By Allison Heaney, Board Certified Cardiologist at Wheat Ridge Animal Hospital
Degeneration of the mitral valve leaflet is the most common heart disease in dogs. It is estimated that 75% of canine patients presented to a cardiologist have degeneration of their mitral valve. Correspondingly, 75% of dogs that develop congestive heart failure do so because of this disease process and up to 30% of all dogs will have a murmur consistent with Mitral Valve Disease as they age.
Mitral Valve disease develops over time as the mitral valve degrades and loses its structural integrity. Due to the fact that some breeds are overrepresented for the disease there is likely a genetic component.
The purpose of the mitral valve is to prevent blood leaking backwards as the heart pumps blood forward to the body. As the valve degenerates, blood begins to leak backwards through the valve. This leakage can be heard through a stethoscope as a sound referred to as a murmur. While the intensity of the murmur can often correlate with the severity of the disease, this does not always hold true. Further diagnostics, such as radiography (chest x-rays) or echocardiography (ultrasound of the heart), can help to assess the severity of the disease.
Chest radiographs allow us to see the outline of the heart in order to determine if it is enlarged. They also allow us to assess the blood vessels in the lungs to evaluate for blood “backing up” in the vessels of the lungs. They also are the best diagnostic tools for evaluating for the development of fluid in the lungs as a consequence of heart disease (referred to as congestive heart failure or cardiogenic pulmonary edema.) Unfortunately, radiographs are limited in that they neither allow us to evaluate the function of the heart nor to assess for other complicating issues with the heart — such as elevated blood pressure in the lungs. Echocardiography is the gold standard for evaluating heart pump function, enlargement of the heart chambers, evaluating for increased pressure in the lungs as well as getting an overall picture of the structure and function of the heart. It does not, however, allow us to evaluate the lung tissue directly for the presence of fluid.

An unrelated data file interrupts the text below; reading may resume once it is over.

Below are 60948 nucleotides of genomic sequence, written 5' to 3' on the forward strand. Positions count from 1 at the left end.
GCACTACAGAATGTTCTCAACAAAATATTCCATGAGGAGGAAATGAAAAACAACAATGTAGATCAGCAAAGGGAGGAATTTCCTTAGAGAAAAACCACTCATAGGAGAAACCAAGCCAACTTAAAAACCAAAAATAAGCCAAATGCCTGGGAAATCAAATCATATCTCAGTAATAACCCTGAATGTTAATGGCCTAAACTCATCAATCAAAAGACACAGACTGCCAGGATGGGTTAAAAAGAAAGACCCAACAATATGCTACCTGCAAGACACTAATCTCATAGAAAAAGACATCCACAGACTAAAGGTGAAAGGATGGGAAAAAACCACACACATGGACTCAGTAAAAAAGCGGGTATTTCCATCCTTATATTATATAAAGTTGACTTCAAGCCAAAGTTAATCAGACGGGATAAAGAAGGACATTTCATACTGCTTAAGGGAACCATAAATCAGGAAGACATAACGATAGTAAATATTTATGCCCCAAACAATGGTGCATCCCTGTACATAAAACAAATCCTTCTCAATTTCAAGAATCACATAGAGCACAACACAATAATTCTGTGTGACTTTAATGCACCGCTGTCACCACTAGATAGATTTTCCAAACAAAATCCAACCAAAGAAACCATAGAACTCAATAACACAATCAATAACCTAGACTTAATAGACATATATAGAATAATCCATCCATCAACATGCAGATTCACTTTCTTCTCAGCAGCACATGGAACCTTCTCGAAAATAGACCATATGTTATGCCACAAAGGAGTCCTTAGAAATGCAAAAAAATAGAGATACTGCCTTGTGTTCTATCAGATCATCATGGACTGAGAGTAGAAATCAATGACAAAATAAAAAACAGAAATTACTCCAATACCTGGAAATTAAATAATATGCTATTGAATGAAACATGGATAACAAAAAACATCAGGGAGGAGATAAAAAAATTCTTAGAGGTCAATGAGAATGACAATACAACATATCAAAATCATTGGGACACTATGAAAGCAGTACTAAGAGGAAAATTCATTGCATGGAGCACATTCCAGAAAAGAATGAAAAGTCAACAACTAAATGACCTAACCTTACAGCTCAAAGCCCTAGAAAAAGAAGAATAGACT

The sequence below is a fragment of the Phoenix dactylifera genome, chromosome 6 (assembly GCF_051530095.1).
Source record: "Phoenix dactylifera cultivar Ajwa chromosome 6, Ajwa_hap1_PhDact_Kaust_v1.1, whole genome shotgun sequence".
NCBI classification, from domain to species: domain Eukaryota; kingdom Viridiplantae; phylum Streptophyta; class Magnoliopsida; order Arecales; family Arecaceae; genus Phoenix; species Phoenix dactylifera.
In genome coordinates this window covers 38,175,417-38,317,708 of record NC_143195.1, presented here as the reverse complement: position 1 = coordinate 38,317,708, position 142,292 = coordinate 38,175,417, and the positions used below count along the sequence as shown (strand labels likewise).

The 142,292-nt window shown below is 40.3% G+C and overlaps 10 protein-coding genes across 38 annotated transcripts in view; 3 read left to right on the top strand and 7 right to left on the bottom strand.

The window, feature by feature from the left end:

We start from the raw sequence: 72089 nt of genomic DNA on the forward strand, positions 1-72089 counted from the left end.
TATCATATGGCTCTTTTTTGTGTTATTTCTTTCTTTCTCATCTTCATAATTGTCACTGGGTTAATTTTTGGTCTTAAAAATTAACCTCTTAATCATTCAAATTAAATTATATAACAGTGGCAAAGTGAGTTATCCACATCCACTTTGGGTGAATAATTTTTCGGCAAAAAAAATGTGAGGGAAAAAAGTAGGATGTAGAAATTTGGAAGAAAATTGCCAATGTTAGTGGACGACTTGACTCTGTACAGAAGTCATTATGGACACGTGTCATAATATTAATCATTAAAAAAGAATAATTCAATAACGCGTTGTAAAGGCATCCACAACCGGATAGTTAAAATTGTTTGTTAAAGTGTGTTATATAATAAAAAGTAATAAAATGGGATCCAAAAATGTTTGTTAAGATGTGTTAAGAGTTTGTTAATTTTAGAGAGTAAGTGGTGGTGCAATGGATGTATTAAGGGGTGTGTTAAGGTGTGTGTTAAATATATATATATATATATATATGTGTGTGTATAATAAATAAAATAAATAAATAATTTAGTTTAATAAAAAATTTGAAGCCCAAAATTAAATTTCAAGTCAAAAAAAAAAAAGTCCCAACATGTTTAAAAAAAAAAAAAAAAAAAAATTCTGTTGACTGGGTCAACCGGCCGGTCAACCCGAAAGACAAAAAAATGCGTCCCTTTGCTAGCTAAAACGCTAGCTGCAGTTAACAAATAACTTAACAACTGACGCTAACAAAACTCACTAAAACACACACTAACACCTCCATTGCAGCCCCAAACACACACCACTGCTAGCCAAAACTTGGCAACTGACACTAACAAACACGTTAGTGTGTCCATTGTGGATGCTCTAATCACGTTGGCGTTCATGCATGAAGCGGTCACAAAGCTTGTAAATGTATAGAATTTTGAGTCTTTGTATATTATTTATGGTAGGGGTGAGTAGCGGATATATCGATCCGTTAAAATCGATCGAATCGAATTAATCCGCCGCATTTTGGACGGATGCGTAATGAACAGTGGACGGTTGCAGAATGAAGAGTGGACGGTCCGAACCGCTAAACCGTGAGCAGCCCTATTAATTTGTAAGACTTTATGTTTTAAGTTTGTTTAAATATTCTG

Symptoms of valve disease include coughing, increased respiratory rate or effort, decreased energy level, fainting episodes, or fluid accumulation in the abdomen. Obviously many other diseases can explain all of these symptoms, but among dogs with a heart murmur, careful screening for heart disease should be performed if any of these symptoms develop. For dogs with a heart murmur consistent with mitral valve disease, I encourage owners to monitor a sleeping respiratory rate at home. This is done by counting the number of times your dog breathes in one minute. If, over time, you notice that this number has increased or if it is above 40 breaths per minute you should alert your veterinarian.
While there is currently not an effective surgical procedure for this condition, it is currently being studied and is hopefully in our future. At this time, we can medically manage patients that have developed symptoms due to degenerative valve disease. While a dog can have a murmur for years prior to developing symptoms, once congestive heart failure has developed the average survival time is 18 months with medical management. Typically dogs feel very good while being medically managed and enjoy a great quality of life.
Wheat Ridge Animal Hospital
3695 Kipling Street
Wheat Ridge, CO 80033